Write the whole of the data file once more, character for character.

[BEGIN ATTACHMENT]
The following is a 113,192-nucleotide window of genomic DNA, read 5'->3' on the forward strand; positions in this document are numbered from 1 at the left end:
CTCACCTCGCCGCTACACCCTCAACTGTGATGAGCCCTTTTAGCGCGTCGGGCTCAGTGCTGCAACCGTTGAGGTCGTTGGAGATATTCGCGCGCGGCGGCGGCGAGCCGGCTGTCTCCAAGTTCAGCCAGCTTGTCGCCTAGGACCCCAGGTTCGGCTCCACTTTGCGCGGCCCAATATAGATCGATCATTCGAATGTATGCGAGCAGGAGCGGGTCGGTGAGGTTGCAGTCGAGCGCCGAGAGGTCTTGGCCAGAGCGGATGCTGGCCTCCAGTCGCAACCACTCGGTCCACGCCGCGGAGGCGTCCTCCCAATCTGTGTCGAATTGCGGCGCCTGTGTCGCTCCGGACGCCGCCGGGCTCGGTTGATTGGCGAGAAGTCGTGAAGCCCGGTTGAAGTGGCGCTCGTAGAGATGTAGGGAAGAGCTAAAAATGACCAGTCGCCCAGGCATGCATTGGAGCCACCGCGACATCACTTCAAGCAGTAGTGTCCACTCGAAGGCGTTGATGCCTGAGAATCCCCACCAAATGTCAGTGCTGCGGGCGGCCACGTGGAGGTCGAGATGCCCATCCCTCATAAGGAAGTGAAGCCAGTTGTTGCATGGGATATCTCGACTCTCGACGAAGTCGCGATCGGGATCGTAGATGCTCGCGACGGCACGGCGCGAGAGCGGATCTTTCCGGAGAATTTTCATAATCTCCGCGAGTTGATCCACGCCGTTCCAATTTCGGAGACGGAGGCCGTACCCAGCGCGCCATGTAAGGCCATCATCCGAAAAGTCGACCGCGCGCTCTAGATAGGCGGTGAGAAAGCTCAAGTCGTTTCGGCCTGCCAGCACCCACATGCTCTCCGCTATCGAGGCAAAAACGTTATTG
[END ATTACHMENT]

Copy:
The following is a 113,192-nucleotide window of genomic DNA, read 5'->3' on the forward strand; positions in this document are numbered from 1 at the left end:
CTCACCTCGCCGCTACACCCTCAACTGTGATGAGCCCTTTTAGCGCGTCGGGCTCAGTGCTGCAACCGTTGAGGTCGTTGGAGATATTCGCGCGCGGCGGCGGCGAGCCGGCTGTCTCCAAGTTCAGCCAGCTTGTCGCCTAGGACCCCAGGTTCGGCTCCACTTTGCGCGGCCCAATATAGATCGATCATTCGAATGTATGCGAGCAGGAGCGGGTCGGTGAGGTTGCAGTCGAGCGCCGAGAGGTCTTGGCCAGAGCGGATGCTGGCCTCCAGTCGCAACCACTCGGTCCACGCCGCGGAGGCGTCCTCCCAATCTGTGTCGAATTGCGGCGCCTGTGTCGCTCCGGACGCCGCCGGGCTCGGTTGATTGGCGAGAAGTCGTGAAGCCCGGTTGAAGTGGCGCTCGTAGAGATGTAGGGAAGAGCTAAAAATGACCAGTCGCCCAGGCATGCATTGGAGCCACCGCGACATCACTTCAAGCAGTAGTGTCCACTCGAAGGCGTTGATGCCTGAGAATCCCCACCAAATGTCAGTGCTGCGGGCGGCCACGTGGAGGTCGAGATGCCCATCCCTCATAAGGAAGTGAAGCCAGTTGTTGCATGGGATATCTCGACTCTCGACGAAGTCGCGATCGGGATCGTAGATGCTCGCGACGGCACGGCGCGAGAGCGGATCTTTCCGGAGAATTTTCATAATCTCCGCGAGTTGATCCACGCCGTTCCAATTTCGGAGACGGAGGCCGTACCCAGCGCGCCATGTAAGGCCATCATCCGAAAAGTCGACCGCGCGCTCTAGATAGGCGGTGAGAAAGCTCAAGTCGTTTCGGCCTGCCAGCACCCACATGCTCTCCGCTATCGAGGCAAAAACGTTATTG